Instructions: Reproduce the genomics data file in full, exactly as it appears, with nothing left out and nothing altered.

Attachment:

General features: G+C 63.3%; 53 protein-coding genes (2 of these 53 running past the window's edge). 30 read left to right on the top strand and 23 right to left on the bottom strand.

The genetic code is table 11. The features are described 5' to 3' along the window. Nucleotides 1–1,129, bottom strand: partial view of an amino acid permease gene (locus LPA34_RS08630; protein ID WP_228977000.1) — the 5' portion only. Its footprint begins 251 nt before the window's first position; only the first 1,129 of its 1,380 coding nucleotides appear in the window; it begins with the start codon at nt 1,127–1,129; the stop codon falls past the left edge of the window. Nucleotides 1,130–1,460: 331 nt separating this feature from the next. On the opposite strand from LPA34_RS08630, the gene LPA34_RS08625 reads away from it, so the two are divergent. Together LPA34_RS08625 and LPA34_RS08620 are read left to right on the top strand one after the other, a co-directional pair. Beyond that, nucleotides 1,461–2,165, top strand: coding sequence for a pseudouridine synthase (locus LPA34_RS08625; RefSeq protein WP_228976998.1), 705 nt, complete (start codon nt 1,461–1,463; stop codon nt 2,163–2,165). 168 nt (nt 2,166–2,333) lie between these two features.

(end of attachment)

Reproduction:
General features: G+C 63.3%; 53 protein-coding genes (2 of these 53 running past the window's edge). 30 read left to right on the top strand and 23 right to left on the bottom strand.

The genetic code is table 11. The features are described 5' to 3' along the window. Nucleotides 1–1,129, bottom strand: partial view of an amino acid permease gene (locus LPA34_RS08630; protein ID WP_228977000.1) — the 5' portion only. Its footprint begins 251 nt before the window's first position; only the first 1,129 of its 1,380 coding nucleotides appear in the window; it begins with the start codon at nt 1,127–1,129; the stop codon falls past the left edge of the window. Nucleotides 1,130–1,460: 331 nt separating this feature from the next. On the opposite strand from LPA34_RS08630, the gene LPA34_RS08625 reads away from it, so the two are divergent. Together LPA34_RS08625 and LPA34_RS08620 are read left to right on the top strand one after the other, a co-directional pair. Beyond that, nucleotides 1,461–2,165, top strand: coding sequence for a pseudouridine synthase (locus LPA34_RS08625; RefSeq protein WP_228976998.1), 705 nt, complete (start codon nt 1,461–1,463; stop codon nt 2,163–2,165). 168 nt (nt 2,166–2,333) lie between these two features.